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The Birth of !!!MANIC Salamander
The Birth of !!!MANIC Salamander
This dream of making fantastic new things, and improving
existing machines, has been with me forever. When I was six, I
wanted to learn to ride a bike. My dad didn't have time to take off
the training wheels, so I asked where the crescent wrench was. I
looked carefully at the threads, following them around to see which
way the nuts turned. That was my first mechanical feat. The next
day, I could ride a bike.
By the time I was ten, I could rebuild coaster brakes. By the
time I was nineteen, I had welded my first car together out of used
plumbing pipe and junkyard bits from seven different vehicles,
including three different motorcycles. By the time I was twenty
one, I had repaired all the broken electronics at my college radio
I have been riding since I was twenty-two. I do all my own
repairs, including engine rebuilding and tire mount + balance. I
have around 200,000 miles on motorcycles, including 86,000 and
counting on a Yamaha XS400 I bought in 1991 for $300. I have been
in research and development since 1989. I have done custom and
prototype machine building, electronic, digital or mechanical,
since 1993. I have been in charge of research and development,
service, and production for a small microscope company since 1998.
So you see, I was totally put here to make gizmos for y'all.
!!!MANIC Salamander was a gleam in my eye in the
mid-90's. I always wanted to make my life inventing things. Not
just anything. Really good, smooth-running, high-quality things.
Functional things and silly things - either one had its
attractions. Anything people want. But the market that really
turned me on, the market that I felt I knew best, was
In the spring of 2002, I decided it was time to roll. I can do
this now. Ever since, I have been working day and night most of the
time, going through the intense process of planning and
constructing a business, a vehicle for me to someday make a life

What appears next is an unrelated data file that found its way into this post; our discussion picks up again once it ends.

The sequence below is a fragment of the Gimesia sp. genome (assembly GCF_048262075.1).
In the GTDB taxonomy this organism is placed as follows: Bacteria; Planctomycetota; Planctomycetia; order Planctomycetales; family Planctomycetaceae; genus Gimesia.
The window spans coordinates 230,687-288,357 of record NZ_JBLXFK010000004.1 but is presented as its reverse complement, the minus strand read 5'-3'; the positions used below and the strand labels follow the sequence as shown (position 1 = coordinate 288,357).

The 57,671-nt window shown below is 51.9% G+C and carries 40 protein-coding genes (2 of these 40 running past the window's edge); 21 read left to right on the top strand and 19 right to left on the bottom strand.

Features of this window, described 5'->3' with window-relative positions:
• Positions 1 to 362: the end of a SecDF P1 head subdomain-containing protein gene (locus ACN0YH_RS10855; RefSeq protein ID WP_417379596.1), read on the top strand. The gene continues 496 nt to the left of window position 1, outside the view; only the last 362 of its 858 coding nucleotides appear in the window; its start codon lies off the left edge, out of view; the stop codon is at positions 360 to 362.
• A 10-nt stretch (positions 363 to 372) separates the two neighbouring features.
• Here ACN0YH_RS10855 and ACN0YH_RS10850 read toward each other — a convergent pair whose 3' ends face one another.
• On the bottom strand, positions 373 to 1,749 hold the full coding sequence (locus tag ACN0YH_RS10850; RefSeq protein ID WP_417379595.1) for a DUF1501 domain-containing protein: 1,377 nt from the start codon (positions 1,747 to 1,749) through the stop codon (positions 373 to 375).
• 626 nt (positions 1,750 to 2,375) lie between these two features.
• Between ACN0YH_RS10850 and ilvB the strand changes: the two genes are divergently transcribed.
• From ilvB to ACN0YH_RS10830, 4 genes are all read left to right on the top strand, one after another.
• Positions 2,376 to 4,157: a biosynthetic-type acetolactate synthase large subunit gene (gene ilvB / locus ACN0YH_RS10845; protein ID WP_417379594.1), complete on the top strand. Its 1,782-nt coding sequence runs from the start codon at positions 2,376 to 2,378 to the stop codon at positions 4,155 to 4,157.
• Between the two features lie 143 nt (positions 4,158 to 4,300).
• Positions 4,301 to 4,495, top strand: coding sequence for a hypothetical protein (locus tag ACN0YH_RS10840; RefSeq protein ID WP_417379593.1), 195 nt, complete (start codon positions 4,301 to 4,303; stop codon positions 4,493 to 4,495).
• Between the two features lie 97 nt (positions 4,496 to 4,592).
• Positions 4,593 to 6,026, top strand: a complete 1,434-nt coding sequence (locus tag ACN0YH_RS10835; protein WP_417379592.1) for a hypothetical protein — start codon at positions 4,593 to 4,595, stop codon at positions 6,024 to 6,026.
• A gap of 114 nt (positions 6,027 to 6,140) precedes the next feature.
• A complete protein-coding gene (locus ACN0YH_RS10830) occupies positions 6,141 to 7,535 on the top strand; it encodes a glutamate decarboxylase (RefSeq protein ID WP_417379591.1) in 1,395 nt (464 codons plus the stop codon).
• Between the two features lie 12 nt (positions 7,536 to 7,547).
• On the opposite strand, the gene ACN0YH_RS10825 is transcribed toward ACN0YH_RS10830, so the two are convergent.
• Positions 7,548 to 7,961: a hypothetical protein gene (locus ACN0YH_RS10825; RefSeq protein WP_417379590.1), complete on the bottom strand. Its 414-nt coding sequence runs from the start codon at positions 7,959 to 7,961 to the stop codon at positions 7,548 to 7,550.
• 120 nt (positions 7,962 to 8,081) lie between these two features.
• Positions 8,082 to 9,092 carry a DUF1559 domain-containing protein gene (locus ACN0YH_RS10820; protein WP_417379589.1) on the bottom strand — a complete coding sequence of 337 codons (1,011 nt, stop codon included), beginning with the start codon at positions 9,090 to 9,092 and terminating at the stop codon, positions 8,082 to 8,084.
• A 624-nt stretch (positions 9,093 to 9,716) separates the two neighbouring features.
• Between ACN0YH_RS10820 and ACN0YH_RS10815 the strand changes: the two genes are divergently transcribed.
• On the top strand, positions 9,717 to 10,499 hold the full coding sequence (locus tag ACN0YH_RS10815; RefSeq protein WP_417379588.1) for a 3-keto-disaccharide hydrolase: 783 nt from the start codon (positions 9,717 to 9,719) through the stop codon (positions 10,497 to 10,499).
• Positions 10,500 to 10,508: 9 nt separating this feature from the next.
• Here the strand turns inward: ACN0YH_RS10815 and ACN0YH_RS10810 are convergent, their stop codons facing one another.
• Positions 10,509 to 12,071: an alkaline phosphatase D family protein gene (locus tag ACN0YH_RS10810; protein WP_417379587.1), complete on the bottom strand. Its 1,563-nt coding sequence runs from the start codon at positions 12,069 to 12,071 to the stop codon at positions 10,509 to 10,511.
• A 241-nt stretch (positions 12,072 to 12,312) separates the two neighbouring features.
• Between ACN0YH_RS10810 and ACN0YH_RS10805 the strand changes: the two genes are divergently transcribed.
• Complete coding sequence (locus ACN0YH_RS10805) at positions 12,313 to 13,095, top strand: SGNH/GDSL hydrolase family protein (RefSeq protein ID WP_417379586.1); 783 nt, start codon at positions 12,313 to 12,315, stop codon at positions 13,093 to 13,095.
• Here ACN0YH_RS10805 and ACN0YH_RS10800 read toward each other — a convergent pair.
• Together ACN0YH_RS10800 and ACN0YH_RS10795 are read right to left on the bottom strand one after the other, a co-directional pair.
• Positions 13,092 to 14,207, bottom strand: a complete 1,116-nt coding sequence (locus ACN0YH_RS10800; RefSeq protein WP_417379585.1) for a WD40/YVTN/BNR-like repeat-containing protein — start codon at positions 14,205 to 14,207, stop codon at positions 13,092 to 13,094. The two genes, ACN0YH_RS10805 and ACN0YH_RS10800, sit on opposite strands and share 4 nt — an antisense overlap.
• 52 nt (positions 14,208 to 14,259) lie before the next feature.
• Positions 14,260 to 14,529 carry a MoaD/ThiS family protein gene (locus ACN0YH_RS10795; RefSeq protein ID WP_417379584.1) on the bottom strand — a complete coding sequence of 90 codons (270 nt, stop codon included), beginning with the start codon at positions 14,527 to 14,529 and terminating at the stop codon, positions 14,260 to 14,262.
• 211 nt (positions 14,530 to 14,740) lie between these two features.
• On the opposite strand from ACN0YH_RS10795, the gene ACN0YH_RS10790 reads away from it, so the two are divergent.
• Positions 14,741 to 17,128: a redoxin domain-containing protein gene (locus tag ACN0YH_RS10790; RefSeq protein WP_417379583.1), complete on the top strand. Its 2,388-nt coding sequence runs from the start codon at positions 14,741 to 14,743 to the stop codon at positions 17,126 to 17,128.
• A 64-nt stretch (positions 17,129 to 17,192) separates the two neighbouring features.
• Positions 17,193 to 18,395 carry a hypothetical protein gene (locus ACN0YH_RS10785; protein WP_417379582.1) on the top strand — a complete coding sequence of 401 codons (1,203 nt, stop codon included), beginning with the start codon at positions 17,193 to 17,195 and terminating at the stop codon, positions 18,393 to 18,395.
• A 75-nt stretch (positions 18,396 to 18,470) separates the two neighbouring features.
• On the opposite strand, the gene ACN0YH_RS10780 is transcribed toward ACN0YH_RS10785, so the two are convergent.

inventing full-time. And of course, holding down my day job.
The first part of 2003 is dominated by the setup: Incorporation,
mailing address, accounting software, design finalization,
financing, ordering. It is toward the end of June that my first
work on marketing begins- the ad, the website text.
The first part of 2004 sees the fleshing out of our product
line, with models of the products to fit more bikes. Now, with a
more robust, widely applicable product line, we can push harder on
It's scary to lay down money for something like this. Every
product means thousands of dollars committed to inventory - you
can't go too small, or your price for parts skyrockets, and you
can't sell it for more than you paid. But what if nobody wants
I talked with Andy Goldfine of Riderwearhouse over lunch a year
ago, looking for advice. He mentioned a concept he called 'Planet
Andy.' On Planet Andy, everyone thinks like him, and of course,
they all want his stuff. But guess what - On Planet Earth, very few
people think like Andy. So sometimes his stuff just sits there -
representing money he can't spend on stuff people will buy.
That's pretty serious- every flop means thousands of dollars
that may never be recovered. Very scary. How many people will be
happy on Planet Paul?
But this is the life I want. I love to ride. I love to invent.
In motorcycling, business, or the rest of life there is a beauty to
vulnerability, an awe one feels watching a vulnerable thing
floating gracefully through danger, its skill and natural gifts
making it seem invulnerable - at least for now. Every living
creature must roll the dice every day. It is time for me to play my
hand. It's a decent hand. If I learn fast, I'll win my future.